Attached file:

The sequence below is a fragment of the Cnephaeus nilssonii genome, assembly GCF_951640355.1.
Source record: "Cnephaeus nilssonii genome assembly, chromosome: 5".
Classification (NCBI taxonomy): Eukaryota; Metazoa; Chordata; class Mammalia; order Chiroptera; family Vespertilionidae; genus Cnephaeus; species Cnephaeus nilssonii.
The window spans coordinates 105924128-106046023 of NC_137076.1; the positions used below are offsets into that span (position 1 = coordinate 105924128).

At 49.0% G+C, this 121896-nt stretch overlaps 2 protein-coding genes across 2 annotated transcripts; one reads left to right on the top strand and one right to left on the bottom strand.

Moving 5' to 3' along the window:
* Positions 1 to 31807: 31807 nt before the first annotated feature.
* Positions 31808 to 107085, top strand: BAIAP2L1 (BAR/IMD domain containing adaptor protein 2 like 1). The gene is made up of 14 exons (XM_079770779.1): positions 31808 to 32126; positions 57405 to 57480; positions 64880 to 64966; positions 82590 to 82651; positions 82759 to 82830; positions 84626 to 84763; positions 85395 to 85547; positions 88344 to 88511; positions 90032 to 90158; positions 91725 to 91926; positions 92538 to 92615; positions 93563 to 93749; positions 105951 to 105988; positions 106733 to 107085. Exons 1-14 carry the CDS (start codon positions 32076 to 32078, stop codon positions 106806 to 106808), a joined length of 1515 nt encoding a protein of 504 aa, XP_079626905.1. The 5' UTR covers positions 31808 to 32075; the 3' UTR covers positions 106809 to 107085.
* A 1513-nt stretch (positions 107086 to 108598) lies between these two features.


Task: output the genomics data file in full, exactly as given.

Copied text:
The sequence below is a fragment of the Cnephaeus nilssonii genome, assembly GCF_951640355.1.
Source record: "Cnephaeus nilssonii genome assembly, chromosome: 5".
Classification (NCBI taxonomy): Eukaryota; Metazoa; Chordata; class Mammalia; order Chiroptera; family Vespertilionidae; genus Cnephaeus; species Cnephaeus nilssonii.
The window spans coordinates 105924128-106046023 of NC_137076.1; the positions used below are offsets into that span (position 1 = coordinate 105924128).

At 49.0% G+C, this 121896-nt stretch overlaps 2 protein-coding genes across 2 annotated transcripts; one reads left to right on the top strand and one right to left on the bottom strand.

Moving 5' to 3' along the window:
* Positions 1 to 31807: 31807 nt before the first annotated feature.
* Positions 31808 to 107085, top strand: BAIAP2L1 (BAR/IMD domain containing adaptor protein 2 like 1). The gene is made up of 14 exons (XM_079770779.1): positions 31808 to 32126; positions 57405 to 57480; positions 64880 to 64966; positions 82590 to 82651; positions 82759 to 82830; positions 84626 to 84763; positions 85395 to 85547; positions 88344 to 88511; positions 90032 to 90158; positions 91725 to 91926; positions 92538 to 92615; positions 93563 to 93749; positions 105951 to 105988; positions 106733 to 107085. Exons 1-14 carry the CDS (start codon positions 32076 to 32078, stop codon positions 106806 to 106808), a joined length of 1515 nt encoding a protein of 504 aa, XP_079626905.1. The 5' UTR covers positions 31808 to 32075; the 3' UTR covers positions 106809 to 107085.
* A 1513-nt stretch (positions 107086 to 108598) lies between these two features.